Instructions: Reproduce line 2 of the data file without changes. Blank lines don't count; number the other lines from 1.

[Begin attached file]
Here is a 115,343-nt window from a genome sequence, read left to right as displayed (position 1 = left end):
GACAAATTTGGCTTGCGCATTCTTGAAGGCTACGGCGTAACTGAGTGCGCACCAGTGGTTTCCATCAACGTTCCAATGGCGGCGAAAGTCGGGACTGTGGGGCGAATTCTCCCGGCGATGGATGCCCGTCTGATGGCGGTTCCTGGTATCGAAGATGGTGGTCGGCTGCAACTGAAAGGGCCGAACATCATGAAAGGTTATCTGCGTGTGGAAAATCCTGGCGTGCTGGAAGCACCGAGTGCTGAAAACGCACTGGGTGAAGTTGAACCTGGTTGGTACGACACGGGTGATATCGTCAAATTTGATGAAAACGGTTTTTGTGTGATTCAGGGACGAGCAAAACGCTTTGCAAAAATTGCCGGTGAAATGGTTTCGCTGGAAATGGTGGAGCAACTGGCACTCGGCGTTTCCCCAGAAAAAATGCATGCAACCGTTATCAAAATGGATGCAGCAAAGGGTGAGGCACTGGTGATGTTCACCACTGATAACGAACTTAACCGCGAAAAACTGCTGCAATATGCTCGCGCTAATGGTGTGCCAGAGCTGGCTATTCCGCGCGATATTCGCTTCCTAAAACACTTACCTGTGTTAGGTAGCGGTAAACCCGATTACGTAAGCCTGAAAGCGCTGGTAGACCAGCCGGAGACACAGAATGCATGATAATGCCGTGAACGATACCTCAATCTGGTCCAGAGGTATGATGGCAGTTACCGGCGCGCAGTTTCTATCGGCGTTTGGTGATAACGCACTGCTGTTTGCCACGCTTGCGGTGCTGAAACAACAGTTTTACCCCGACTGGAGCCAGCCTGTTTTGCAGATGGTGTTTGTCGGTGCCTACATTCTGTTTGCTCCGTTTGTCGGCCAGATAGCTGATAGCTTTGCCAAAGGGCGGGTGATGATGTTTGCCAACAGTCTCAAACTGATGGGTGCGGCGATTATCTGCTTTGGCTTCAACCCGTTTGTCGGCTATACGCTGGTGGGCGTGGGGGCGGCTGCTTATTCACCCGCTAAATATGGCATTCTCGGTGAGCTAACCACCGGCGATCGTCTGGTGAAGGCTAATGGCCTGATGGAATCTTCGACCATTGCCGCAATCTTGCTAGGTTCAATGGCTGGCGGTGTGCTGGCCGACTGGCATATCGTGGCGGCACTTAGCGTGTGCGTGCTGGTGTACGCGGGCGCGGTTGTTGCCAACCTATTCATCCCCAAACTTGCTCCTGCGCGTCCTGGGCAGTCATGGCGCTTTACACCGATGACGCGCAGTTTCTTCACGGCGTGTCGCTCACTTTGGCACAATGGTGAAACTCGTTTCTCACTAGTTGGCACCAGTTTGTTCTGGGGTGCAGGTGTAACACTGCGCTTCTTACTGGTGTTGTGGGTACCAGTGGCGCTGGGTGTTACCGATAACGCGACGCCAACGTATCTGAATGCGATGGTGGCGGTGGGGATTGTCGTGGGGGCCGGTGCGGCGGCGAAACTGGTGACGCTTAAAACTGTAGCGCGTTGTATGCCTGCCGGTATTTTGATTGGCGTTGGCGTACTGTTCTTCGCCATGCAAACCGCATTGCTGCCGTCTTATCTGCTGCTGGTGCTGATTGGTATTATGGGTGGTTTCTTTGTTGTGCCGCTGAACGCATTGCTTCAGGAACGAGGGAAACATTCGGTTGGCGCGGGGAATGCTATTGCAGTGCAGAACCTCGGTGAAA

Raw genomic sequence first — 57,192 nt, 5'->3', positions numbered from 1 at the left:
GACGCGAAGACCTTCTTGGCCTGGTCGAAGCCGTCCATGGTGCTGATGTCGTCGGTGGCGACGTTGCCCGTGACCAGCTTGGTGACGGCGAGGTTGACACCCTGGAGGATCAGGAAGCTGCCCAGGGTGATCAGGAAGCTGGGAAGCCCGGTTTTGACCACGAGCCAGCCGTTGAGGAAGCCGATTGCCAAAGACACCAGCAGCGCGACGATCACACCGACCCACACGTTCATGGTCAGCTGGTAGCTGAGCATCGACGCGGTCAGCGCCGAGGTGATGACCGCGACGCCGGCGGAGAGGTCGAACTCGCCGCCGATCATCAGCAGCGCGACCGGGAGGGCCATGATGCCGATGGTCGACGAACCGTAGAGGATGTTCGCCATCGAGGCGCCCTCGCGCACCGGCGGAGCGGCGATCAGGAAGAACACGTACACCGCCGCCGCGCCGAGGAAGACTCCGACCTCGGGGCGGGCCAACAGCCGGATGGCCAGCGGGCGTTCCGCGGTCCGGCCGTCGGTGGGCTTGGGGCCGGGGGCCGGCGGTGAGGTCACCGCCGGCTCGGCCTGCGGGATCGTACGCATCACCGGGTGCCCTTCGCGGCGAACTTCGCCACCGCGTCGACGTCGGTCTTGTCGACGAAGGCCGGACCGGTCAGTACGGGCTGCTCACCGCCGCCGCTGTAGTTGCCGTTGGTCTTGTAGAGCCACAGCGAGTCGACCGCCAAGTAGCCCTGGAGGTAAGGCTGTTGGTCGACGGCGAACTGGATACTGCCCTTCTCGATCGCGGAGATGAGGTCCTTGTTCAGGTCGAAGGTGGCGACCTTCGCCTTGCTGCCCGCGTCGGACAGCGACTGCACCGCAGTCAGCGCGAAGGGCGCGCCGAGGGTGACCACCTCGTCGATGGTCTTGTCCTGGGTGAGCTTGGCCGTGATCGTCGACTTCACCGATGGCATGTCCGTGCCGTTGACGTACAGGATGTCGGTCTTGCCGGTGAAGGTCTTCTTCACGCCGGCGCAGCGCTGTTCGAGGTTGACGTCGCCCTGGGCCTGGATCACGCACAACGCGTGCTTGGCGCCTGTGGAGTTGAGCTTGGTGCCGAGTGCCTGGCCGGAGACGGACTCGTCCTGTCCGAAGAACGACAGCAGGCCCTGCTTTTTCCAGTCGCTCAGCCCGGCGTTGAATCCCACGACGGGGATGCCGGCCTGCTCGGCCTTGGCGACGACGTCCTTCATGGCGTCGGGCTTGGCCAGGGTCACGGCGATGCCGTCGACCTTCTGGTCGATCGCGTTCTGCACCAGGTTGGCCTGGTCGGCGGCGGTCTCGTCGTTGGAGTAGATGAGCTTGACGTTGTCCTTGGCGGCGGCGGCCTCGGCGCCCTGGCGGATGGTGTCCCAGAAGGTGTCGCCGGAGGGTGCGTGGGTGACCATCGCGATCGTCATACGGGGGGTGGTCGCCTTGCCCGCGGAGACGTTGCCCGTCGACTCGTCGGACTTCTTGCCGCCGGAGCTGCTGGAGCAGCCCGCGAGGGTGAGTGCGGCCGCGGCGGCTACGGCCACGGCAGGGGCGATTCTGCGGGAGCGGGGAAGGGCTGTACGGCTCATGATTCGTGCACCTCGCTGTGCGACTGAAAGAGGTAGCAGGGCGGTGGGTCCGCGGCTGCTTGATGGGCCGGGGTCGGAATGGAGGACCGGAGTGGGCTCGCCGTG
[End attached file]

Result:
GACAAATTTGGCTTGCGCATTCTTGAAGGCTACGGCGTAACTGAGTGCGCACCAGTGGTTTCCATCAACGTTCCAATGGCGGCGAAAGTCGGGACTGTGGGGCGAATTCTCCCGGCGATGGATGCCCGTCTGATGGCGGTTCCTGGTATCGAAGATGGTGGTCGGCTGCAACTGAAAGGGCCGAACATCATGAAAGGTTATCTGCGTGTGGAAAATCCTGGCGTGCTGGAAGCACCGAGTGCTGAAAACGCACTGGGTGAAGTTGAACCTGGTTGGTACGACACGGGTGATATCGTCAAATTTGATGAAAACGGTTTTTGTGTGATTCAGGGACGAGCAAAACGCTTTGCAAAAATTGCCGGTGAAATGGTTTCGCTGGAAATGGTGGAGCAACTGGCACTCGGCGTTTCCCCAGAAAAAATGCATGCAACCGTTATCAAAATGGATGCAGCAAAGGGTGAGGCACTGGTGATGTTCACCACTGATAACGAACTTAACCGCGAAAAACTGCTGCAATATGCTCGCGCTAATGGTGTGCCAGAGCTGGCTATTCCGCGCGATATTCGCTTCCTAAAACACTTACCTGTGTTAGGTAGCGGTAAACCCGATTACGTAAGCCTGAAAGCGCTGGTAGACCAGCCGGAGACACAGAATGCATGATAATGCCGTGAACGATACCTCAATCTGGTCCAGAGGTATGATGGCAGTTACCGGCGCGCAGTTTCTATCGGCGTTTGGTGATAACGCACTGCTGTTTGCCACGCTTGCGGTGCTGAAACAACAGTTTTACCCCGACTGGAGCCAGCCTGTTTTGCAGATGGTGTTTGTCGGTGCCTACATTCTGTTTGCTCCGTTTGTCGGCCAGATAGCTGATAGCTTTGCCAAAGGGCGGGTGATGATGTTTGCCAACAGTCTCAAACTGATGGGTGCGGCGATTATCTGCTTTGGCTTCAACCCGTTTGTCGGCTATACGCTGGTGGGCGTGGGGGCGGCTGCTTATTCACCCGCTAAATATGGCATTCTCGGTGAGCTAACCACCGGCGATCGTCTGGTGAAGGCTAATGGCCTGATGGAATCTTCGACCATTGCCGCAATCTTGCTAGGTTCAATGGCTGGCGGTGTGCTGGCCGACTGGCATATCGTGGCGGCACTTAGCGTGTGCGTGCTGGTGTACGCGGGCGCGGTTGTTGCCAACCTATTCATCCCCAAACTTGCTCCTGCGCGTCCTGGGCAGTCATGGCGCTTTACACCGATGACGCGCAGTTTCTTCACGGCGTGTCGCTCACTTTGGCACAATGGTGAAACTCGTTTCTCACTAGTTGGCACCAGTTTGTTCTGGGGTGCAGGTGTAACACTGCGCTTCTTACTGGTGTTGTGGGTACCAGTGGCGCTGGGTGTTACCGATAACGCGACGCCAACGTATCTGAATGCGATGGTGGCGGTGGGGATTGTCGTGGGGGCCGGTGCGGCGGCGAAACTGGTGACGCTTAAAACTGTAGCGCGTTGTATGCCTGCCGGTATTTTGATTGGCGTTGGCGTACTGTTCTTCGCCATGCAAACCGCATTGCTGCCGTCTTATCTGCTGCTGGTGCTGATTGGTATTATGGGTGGTTTCTTTGTTGTGCCGCTGAACGCATTGCTTCAGGAACGAGGGAAACATTCGGTTGGCGCGGGGAATGCTATTGCAGTGCAGAACCTCGGTGAAA